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    We propose a new model for comprehensively monitoring the health status of individuals by calculating a personal health index. The central framework of the model is the International Classification of Functioning, Disability and Health (ICF) developed by the World Health Organization. The model is capable of handling incomplete and heterogeneous data sets collected using different techniques. The health index was validated by comparing it to two self-assessed health measures provided by individuals undergoing rehabilitation. Results indicate that the model yields valid health index outcomes, suggesting that the proposed model is applicable in practice.Comment: 29 pages, 15 figure

    Premorbid functional status as a predictor of 1-year mortality and functional status in intensive care patients aged 80 years or older

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    We assessed the association between the premorbid functional status (PFS) and 1-year mortality and functional status of very old intensive care patients. Using a nationwide quality registry, we retrieved data on patients treated in Finnish intensive care units (ICUs) during the period May 2012aEuro'April 2013. Of 16,389 patients, 1827 (11.1%) were very old (aged 80 years or older). We defined a person with good functional status as someone independent in activities of daily living (ADL) and able to climb stairs without assistance; a person with poor functional status was defined as needing assistance for ADL or being unable to climb stairs. We adjusted for severity of illness and calculated the impact of PFS. Overall, hospital mortality was 21.3% and 1-year mortality was 38.2%. For emergency patients (73.5% of all), hospital mortality was 28% and 1-year mortality was 48%. The functional status at 1 year was comparable to the PFS in 78% of the survivors. PFS was poor for 43.3% of the patients. A poor PFS predicted an increased risk of in-hospital death, adjusted odds ratio (OR) 1.50 (95% confidence interval, 1.07-2.10), and of 1-year mortality, OR 2.18 (1.67-2.85). PFS data significantly improved the prediction of 1-year mortality. Of very old ICU patients, 62% were alive 1 year after ICU admission and 78% of the survivors had a functional status comparable to the premorbid situation. A poor PFS doubled the odds of death within a year. Knowledge of PFS improved the prediction of 1-year mortality.Peer reviewe

    Early non-invasive cardiac output monitoring in hemodynamically unstable intensive care patients: A multi-center randomized controlled trial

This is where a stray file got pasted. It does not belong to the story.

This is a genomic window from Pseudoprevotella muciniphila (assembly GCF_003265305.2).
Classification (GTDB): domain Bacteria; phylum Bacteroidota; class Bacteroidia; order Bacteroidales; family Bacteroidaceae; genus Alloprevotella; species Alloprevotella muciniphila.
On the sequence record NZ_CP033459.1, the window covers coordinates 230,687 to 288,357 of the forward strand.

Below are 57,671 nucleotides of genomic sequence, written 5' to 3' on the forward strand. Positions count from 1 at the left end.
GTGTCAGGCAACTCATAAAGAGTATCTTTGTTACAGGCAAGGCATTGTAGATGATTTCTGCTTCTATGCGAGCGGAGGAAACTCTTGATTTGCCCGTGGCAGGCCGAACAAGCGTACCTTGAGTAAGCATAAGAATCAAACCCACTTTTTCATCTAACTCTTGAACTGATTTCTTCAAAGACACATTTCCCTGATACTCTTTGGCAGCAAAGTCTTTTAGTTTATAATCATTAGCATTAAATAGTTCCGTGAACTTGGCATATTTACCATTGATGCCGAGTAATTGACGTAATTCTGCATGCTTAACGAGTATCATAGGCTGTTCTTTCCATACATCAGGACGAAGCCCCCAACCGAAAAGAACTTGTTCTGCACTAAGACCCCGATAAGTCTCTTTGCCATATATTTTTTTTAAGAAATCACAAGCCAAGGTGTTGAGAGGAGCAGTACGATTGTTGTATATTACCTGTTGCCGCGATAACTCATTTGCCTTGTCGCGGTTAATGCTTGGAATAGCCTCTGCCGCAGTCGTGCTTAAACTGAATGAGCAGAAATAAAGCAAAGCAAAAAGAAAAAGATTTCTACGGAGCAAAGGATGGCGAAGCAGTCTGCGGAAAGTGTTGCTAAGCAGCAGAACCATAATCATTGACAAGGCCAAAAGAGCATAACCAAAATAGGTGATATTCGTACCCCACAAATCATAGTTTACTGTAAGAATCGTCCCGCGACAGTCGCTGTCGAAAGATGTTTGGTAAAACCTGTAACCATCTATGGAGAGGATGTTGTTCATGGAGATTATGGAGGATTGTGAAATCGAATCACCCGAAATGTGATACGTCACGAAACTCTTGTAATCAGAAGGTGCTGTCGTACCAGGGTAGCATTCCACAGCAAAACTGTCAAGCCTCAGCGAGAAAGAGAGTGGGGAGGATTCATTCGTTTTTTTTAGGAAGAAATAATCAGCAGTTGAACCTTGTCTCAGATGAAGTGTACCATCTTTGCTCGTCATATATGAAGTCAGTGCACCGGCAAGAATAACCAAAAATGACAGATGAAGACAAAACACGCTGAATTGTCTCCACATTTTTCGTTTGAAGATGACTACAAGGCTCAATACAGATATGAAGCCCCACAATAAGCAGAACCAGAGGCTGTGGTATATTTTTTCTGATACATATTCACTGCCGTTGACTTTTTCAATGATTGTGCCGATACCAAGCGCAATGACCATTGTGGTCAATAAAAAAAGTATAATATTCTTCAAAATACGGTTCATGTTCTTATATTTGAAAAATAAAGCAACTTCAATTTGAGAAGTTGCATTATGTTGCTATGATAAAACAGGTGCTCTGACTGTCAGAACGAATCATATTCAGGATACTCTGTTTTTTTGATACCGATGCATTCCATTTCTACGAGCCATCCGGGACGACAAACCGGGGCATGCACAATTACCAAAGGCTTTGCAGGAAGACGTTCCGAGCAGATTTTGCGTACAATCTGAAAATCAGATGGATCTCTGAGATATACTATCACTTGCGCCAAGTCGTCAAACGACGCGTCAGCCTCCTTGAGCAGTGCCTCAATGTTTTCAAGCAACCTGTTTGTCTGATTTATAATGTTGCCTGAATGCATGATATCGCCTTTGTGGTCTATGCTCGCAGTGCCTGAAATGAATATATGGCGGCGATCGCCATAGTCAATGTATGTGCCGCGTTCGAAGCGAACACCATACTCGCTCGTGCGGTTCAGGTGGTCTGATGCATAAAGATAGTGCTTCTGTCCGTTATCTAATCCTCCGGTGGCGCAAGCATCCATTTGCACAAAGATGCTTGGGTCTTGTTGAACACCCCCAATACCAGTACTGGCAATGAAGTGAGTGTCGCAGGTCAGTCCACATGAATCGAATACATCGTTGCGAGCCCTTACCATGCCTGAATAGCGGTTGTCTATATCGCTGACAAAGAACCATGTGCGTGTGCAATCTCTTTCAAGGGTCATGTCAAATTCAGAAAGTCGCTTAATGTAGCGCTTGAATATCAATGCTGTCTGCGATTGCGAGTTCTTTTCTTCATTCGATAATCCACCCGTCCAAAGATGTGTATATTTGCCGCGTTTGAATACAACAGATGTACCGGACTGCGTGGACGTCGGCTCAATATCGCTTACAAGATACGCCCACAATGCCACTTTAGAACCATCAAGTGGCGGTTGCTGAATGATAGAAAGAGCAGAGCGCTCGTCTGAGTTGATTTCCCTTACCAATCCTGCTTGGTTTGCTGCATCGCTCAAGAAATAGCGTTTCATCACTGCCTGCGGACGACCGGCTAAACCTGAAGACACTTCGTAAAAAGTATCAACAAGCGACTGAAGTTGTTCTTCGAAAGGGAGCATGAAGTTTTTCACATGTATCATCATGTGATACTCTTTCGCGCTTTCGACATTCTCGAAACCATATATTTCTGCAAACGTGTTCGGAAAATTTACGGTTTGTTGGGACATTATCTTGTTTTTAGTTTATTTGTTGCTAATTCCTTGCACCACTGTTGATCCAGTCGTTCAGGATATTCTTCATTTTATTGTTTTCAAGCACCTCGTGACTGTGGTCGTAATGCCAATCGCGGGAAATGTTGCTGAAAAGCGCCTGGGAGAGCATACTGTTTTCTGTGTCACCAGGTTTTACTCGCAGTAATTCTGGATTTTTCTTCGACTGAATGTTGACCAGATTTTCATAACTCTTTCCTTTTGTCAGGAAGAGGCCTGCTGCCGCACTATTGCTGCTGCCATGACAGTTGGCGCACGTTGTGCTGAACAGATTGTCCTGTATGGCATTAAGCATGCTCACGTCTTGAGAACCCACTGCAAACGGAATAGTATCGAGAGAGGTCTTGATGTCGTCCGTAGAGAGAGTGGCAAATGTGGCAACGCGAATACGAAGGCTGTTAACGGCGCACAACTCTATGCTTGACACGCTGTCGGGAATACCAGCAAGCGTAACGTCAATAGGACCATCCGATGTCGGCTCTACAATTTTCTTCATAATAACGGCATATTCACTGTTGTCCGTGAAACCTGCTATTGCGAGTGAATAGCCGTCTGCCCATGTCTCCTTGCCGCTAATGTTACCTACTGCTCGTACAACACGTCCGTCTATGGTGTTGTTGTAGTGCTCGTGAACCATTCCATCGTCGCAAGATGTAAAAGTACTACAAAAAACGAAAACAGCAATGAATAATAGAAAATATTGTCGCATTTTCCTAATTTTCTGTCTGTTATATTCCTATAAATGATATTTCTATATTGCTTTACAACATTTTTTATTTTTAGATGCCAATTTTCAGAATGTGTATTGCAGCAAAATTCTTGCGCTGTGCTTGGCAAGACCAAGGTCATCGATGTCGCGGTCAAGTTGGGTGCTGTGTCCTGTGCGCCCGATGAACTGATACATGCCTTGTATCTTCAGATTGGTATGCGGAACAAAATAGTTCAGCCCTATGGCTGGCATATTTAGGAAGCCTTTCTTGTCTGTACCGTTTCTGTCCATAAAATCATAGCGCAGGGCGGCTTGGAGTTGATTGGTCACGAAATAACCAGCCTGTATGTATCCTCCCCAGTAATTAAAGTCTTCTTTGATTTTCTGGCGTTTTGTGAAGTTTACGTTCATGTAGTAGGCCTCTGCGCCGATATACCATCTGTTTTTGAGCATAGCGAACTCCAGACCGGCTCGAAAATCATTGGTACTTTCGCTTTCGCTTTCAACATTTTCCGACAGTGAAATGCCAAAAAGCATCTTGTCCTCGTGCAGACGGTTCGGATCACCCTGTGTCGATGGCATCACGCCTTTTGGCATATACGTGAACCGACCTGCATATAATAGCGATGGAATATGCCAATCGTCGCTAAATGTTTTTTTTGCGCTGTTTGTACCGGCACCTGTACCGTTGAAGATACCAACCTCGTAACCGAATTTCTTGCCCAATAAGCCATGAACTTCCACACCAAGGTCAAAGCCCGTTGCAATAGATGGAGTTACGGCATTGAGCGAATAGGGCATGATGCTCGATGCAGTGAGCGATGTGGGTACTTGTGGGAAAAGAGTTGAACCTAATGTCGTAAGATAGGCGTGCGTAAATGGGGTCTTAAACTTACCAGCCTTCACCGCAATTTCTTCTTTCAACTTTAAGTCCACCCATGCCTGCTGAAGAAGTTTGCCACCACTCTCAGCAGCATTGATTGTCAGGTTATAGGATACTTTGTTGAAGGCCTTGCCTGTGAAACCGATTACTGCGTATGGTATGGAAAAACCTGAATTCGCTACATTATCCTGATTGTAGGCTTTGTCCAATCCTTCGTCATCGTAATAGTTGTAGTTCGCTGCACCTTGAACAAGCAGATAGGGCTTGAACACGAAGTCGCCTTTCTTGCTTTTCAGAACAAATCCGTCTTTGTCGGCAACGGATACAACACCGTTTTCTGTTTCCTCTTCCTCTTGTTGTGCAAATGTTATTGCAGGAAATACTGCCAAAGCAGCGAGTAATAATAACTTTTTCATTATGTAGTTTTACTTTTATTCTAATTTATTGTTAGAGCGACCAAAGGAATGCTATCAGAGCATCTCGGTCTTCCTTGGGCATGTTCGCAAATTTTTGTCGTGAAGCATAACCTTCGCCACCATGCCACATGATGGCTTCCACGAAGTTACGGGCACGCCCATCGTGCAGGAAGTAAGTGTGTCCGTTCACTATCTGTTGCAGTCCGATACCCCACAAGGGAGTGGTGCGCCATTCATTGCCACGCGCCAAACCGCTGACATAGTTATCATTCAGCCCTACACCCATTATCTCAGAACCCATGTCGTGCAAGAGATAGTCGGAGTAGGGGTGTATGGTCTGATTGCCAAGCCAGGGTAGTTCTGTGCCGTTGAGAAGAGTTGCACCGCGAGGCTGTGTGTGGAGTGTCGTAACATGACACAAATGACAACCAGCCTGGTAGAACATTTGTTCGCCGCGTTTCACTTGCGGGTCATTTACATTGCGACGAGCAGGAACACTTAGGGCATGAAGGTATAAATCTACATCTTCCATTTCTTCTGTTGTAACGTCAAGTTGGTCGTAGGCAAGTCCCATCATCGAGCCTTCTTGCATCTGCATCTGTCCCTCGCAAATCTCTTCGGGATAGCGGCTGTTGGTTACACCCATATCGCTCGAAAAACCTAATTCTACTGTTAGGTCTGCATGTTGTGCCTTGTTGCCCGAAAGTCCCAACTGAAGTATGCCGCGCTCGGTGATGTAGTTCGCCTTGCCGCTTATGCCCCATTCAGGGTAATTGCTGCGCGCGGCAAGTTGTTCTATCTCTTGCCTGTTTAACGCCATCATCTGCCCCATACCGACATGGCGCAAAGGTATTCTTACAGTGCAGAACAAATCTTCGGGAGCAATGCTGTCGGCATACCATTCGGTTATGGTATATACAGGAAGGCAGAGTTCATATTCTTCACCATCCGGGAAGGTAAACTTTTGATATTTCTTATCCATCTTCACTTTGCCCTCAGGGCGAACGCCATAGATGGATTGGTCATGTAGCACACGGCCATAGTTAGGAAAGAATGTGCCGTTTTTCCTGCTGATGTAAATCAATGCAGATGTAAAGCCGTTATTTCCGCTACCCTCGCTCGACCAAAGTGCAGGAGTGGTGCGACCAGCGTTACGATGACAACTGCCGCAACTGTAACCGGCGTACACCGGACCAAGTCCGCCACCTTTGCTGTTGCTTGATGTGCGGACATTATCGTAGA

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    Introduction Acute hemodynamic instability increases morbidity and mortality. We investigated whether early non-invasive cardiac output monitoring enhances hemodynamic stabilization and improves outcome. Methods A multicenter, randomized controlled trial was conducted in three European university hospital intensive care units in 2006 and 2007. A total of 388 hemodynamically unstable patients identified during their first six hours in the intensive care unit (ICU) were randomized to receive either non-invasive cardiac output monitoring for 24 hrs (minimally invasive cardiac output/MICO group; n = 201) or usual care (control group; n = 187). The main outcome measure was the proportion of patients achieving hemodynamic stability within six hours of starting the study. Results The number of hemodynamic instability criteria at baseline (MICO group mean 2.0 (SD 1.0), control group 1.8 (1.0); P = .06) and severity of illness (SAPS II score; MICO group 48 (18), control group 48 (15); P = .86)) were similar. At 6 hrs, 45 patients (22%) in the MICO group and 52 patients (28%) in the control group were hemodynamically stable (mean difference 5%; 95% confidence interval of the difference -3 to 14%; P = .24). Hemodynamic support with fluids and vasoactive drugs, and pulmonary artery catheter use (MICO group: 19%, control group: 26%; P = .11) were similar in the two groups. The median length of ICU stay was 2.0 (interquartile range 1.2 to 4.6) days in the MICO group and 2.5 (1.1 to 5.0) days in the control group (P = .38). The hospital mortality was 26% in the MICO group and 21% in the control group (P = .34). Conclusions Minimally-invasive cardiac output monitoring added to usual care does not facilitate early hemodynamic stabilization in the ICU, nor does it alter the hemodynamic support or outcome. Our results emphasize the need to evaluate technologies used to measure stroke volume and cardiac output--especially their impact on the process of care--before any large-scale outcome studies are attempted